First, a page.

Say-on-Pay Simplified

12/04/2013 04.24 EST

...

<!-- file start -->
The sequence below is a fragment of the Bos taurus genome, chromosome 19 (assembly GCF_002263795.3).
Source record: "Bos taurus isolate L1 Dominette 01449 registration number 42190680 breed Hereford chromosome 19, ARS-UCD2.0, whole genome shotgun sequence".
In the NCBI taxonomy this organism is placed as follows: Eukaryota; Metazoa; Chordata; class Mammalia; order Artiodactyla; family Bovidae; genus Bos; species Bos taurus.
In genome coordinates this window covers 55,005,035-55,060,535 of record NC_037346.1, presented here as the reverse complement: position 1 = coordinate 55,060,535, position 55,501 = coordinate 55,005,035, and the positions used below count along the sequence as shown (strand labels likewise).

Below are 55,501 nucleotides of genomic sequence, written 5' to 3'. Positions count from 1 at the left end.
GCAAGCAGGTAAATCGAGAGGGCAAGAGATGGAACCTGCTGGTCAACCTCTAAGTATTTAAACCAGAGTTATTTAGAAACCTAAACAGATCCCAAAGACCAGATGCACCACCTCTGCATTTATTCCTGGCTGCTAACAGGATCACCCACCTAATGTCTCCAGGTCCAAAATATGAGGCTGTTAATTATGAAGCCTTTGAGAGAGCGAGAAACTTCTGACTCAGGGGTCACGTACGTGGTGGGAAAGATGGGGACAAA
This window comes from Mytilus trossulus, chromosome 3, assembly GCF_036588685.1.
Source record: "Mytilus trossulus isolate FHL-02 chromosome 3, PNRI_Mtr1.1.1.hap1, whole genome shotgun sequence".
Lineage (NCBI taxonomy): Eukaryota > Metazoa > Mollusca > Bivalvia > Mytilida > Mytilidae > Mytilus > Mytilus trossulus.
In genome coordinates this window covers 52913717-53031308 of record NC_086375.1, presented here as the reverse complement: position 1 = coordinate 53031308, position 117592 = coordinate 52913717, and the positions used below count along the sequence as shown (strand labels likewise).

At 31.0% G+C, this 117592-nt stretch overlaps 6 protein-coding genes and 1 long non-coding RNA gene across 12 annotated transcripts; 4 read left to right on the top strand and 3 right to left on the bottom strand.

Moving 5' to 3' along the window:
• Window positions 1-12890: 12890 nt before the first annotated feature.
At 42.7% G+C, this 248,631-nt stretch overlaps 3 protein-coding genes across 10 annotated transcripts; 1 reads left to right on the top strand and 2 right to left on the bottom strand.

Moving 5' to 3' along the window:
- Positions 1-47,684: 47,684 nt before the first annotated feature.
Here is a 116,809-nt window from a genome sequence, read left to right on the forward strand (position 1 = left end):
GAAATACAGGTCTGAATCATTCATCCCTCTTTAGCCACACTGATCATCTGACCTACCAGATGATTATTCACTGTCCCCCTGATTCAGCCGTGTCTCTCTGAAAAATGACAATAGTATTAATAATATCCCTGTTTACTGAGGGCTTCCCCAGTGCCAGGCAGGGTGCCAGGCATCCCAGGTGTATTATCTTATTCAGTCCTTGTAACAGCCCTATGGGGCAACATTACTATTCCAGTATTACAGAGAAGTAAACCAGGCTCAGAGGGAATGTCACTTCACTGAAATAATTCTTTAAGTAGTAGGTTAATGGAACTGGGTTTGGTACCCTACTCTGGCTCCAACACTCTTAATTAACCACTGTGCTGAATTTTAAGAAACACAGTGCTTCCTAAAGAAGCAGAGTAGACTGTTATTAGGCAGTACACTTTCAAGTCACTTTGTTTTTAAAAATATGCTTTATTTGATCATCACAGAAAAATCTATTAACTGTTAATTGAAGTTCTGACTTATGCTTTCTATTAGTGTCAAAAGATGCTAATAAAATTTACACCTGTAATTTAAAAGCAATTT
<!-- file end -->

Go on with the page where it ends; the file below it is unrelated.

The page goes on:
With “Say-on-Pay” and Dodd-Frank being practically household names, perhaps it is time for a 101 version in case you missed it.   With the financial crisis in 2008, the United States government developed the Troubled Asset Relief Program (TARP), which was set up to buy assets and equity from financial institutions to strengthen the financial sector.  It was signed into law by President George W. Bush on October 3, 2008, and it was a component of the government’s measures to address the subprime mortgage crisis.  TARP originally authorized expenditures of $700 billion.   Out of this same financial crisis, the Dodd-Frank Wall Street Reform and Consumer Protection Act (Dodd-Frank) was born, with its fundamental purpose being to rein in Fannie Mae and Freddie Mac.  It also reduced the amount authorized by TARP to $475 billion.  Barney Frank has described TARP as “highly successful and wildly unpopular.”   Fundamentally, over several years, tons of risk was being taken in the housing market by financial institutions that did not suffer any consequences.  These actions created significant economic change, which required a BIG change in legislation.  Translation: loans were made by people who were going to sell the loan, with the incentive being to issue many loans with little concern for borrowers’ ability to pay them back.  Not a good thing.   We saw the Lehman failure followed by the AIG failure.  None of the debts for Lehman were paid, while “all” of the debts for AIG were paid.  However,...